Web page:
Rebecca Solnit, “Everything’s Coming Together While Everything Falls Apart.”

Emily Atkin, “A Nuclear Plant Leaked Oil into Lake Michigan for Two Months Straight.”


National Security State

Hugh Eakin interviews Mark Danner, “Our New Politics of Torture.”

Erika Eichelberger and A. J. Vicens, “The Cost of US Wars Since 9/11: $1.6 Trillion.”


Black Lives Matter

Teju Cole, “Unmournable Bodies.”

George Yancy and Judith Butler, “What’s Wrong with ‘All Lives Matter’?”



Richard Seymour, “On Charlie Hedbo.”

Dashiell Bennett, Charlie Hedbo‘s Brazen Defence.”

Lorenzo Franceschi-Bicchierai, “Anonymous Claims Its First Victim in ‘Operation Charlie Hedbo.'”

Keely Lockhart, “‘Hacktivist’ Group Anonymous Says It Will Avenge Charlie Hedbo Attacks by Shutting Down Jihadist Websites.”



William Davies, “The Data Sublime.”

Insurance Archives of the Kathryn and Shelby Cullom Davis Library.

Gabrielle Karampelas, “Stanford University Press Awarded $1.2 Million for the Publishing of Interactive Scholarly Works.”


Literature and Culture

SJ Fowler, “Dinner with Tomaž: Remembering Tomaž Šalamun 1941-2014.”

Jeffrey J. Williams, “The New Modesty in Literary Criticism.”

Joshua Rothkopf, “Sex, Drugs, and the Postal Service: Thomas Pynchon, a Beginner’s Guide.”

Anna Shechtman, “Too Faithful to Succeed: On Inherent Vice.” 

Evan Kindley, “The One that Got Away: On Inherent Vice.”

Paul Auster, “How I Became a Writer.”

Charles Bernstein, “Letter from Warsaw.”

Cory Doctorow, “Howard Zinn’s A People’s History of the United States Graphic Novel.”

David A. Bell, “On The New Republic.”

The Nostalgia Trap, “Punk Rock and Shitty Jobs.”

Greg Barnhisel reviews “Literchoor Is My Beat”: A Life of James Laughlin, Publisher of New Directions by Ian S. MacNiven.

Sam Barsanti, “Jean-Luc Godard’s Alphaville Is Getting a Remake.”

Mark Harris, “The Birdcage.”

Alex McCown, “Yes, Scarlett Johansson Will Star in the Ghost in the Shell Movie.”

Scott Mendelson, “For Universal Pictures, Zero Blockbusters Equals Record Profits.”

Alison Flood, “David Mitchell to Publish New Novel Slade House this Autumn.”

Paul Rosenberg, “God Is on the Ropes.”

Derek Thompson, “The Shameful Triumph of Football.”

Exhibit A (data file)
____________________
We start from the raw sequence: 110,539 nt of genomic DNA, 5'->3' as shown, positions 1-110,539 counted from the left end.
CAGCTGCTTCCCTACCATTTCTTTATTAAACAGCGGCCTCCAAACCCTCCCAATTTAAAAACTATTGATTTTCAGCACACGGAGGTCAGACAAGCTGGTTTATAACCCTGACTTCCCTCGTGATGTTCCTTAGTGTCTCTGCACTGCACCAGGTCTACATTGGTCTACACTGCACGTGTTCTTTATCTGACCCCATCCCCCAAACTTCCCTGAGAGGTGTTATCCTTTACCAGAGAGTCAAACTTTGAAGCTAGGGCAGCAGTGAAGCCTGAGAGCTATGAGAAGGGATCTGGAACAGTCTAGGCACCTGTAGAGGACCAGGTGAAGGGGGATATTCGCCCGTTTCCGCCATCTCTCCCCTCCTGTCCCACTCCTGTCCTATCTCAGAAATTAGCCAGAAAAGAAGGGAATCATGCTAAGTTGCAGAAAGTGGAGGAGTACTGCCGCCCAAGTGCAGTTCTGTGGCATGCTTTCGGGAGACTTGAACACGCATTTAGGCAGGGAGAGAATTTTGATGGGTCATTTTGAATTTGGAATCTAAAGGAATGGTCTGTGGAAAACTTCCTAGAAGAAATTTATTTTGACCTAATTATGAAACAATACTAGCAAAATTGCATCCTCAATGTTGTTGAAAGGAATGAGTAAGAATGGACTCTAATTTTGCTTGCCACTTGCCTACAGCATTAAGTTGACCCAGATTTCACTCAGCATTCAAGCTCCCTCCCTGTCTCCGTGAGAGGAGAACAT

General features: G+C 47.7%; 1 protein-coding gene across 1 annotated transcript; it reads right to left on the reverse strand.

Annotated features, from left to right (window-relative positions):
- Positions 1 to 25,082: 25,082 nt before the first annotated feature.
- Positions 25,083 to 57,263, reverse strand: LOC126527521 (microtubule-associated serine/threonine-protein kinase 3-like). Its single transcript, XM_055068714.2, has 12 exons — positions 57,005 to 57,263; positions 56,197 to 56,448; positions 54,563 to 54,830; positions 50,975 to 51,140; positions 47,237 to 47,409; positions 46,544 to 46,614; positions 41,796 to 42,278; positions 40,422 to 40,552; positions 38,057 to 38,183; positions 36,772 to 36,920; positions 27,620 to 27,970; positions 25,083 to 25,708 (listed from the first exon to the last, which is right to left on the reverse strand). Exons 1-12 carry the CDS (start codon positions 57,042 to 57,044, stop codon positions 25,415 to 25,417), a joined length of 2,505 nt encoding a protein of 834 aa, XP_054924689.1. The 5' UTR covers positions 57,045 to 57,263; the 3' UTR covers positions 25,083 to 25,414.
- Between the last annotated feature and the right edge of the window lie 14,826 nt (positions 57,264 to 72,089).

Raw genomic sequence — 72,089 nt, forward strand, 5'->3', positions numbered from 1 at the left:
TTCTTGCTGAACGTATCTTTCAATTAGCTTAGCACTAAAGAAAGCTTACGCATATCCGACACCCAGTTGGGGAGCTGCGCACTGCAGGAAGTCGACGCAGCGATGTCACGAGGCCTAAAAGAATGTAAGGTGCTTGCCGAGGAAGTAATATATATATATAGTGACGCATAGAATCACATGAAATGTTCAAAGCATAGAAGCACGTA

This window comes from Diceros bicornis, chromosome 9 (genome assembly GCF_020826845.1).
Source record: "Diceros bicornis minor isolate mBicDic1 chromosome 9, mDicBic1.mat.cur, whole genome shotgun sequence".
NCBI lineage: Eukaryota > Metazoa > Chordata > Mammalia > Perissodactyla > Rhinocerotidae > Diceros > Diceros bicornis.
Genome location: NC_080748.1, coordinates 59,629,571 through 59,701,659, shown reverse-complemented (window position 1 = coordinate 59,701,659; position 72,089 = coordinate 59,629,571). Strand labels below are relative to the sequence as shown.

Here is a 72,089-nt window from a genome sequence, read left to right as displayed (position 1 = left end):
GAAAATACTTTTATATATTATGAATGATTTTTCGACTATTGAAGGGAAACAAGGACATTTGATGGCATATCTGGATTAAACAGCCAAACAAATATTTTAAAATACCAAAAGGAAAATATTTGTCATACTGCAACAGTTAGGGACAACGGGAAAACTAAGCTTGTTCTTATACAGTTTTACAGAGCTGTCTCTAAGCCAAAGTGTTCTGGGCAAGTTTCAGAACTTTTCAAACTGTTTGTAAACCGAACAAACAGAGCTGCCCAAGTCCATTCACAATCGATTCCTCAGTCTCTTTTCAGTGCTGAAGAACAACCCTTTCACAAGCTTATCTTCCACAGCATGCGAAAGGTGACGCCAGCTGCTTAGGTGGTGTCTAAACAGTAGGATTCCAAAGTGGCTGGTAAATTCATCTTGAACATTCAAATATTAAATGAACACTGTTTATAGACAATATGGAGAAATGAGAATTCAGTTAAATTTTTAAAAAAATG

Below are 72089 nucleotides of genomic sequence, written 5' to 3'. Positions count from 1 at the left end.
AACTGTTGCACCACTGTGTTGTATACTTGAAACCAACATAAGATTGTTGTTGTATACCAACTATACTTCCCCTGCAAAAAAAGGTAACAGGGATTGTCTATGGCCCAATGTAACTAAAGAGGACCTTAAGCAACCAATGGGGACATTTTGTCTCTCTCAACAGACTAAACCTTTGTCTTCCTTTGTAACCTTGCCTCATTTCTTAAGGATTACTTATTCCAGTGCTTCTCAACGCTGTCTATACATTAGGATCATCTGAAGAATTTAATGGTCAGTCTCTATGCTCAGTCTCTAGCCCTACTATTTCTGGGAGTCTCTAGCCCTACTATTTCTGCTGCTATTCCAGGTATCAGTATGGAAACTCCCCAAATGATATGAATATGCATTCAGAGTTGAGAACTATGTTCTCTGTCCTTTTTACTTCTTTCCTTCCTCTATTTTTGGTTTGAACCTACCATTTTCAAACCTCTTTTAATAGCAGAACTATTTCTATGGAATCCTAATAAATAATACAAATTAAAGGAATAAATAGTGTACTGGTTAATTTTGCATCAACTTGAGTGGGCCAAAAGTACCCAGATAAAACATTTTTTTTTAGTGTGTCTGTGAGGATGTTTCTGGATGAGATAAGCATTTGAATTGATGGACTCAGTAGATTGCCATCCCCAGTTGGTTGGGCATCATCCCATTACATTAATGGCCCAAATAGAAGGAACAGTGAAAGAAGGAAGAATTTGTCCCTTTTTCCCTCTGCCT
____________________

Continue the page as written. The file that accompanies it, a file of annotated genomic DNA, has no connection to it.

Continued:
Rachel Zarrell, “Over 2,400 MS-DOS Games–like Oregon Trail–Can Now Be Played Online.”

Charlie Jane Anders, “67 Science Fiction And Fantasy Movies To Watch Out For In 2015.”

Um, Lincoln Michel, “Mark Zuckerberg Aims to Start World’s Largest Bookclub on Facebook.”

North Pole Labor Study Group, “The Class Struggle at the North Pole.”

And an old student of mine, Mary Pappalardo, just started a new blog, Infinite Organs.


Humanities and Higher Education

Alyssa Christensen, “A 7-Step Guide to Your Final Semester as an English Major.”

Spring Semester 2015

December 31, 2014

I am looking forward to a fun, productive, and challenging spring semester at the University of Pittsburgh. I’ll be teaching three classes: two sections of Narrative and Technology (ENGLIT 0399; class blog here) and a course that is being offered for the first time, Interactive Literature (ENGLIT 1001; class blog here). I owe Mark Best considerable credit for Interactive Literature as I drew many ideas about organizing the course from the design of his initial proposal.

Some End of 2014 Links

December 23, 2014


Matthew L.Wald, “Betting on the Need, Scientists Work on Lighter, Cleaner Nuclear Energy.”


US National and International

Patrick L. Smith, “We Are Fucking Sadists: We Are Not Decent, and We Are Not a Democracy.”

Moisés Naím, “The Cuba Deal: Why Now?”

Dan Froomkin, “Billion Dollar Surveillance Blimp to Launch over Maryland.”



David Golumbia, “Tor Is Not a ‘Fundamental Law of the Universe.'”

Alexander R. Galloway, “The Reticular Fallacy.”


Literature and Culture

Eileen Jones, “Thinking Serious Thoughts.”

Adrian Hong, “North Korea: Not Funny.”

Matthew Buckley Smith, “Why Poems Don’t Make Sense.”

Jason Bailey, “How the Death of Mid-Budget Cinema Left a Generation of Iconic Filmmakers MIA.”

Willie Osterweil, “Weight Gains.”

The New York Review of Video Games.

Chris Suellentrop, “Game Theory: A Golden Era for Criticism.”

Ian Bogost, “Winning Isn’t Everything.”

Alexander R. Galloway, “Counter-gaming.”

Wesley Morris, “Beyond the Edge of Tomorrow: The Year the Blockbuster Was Busted.”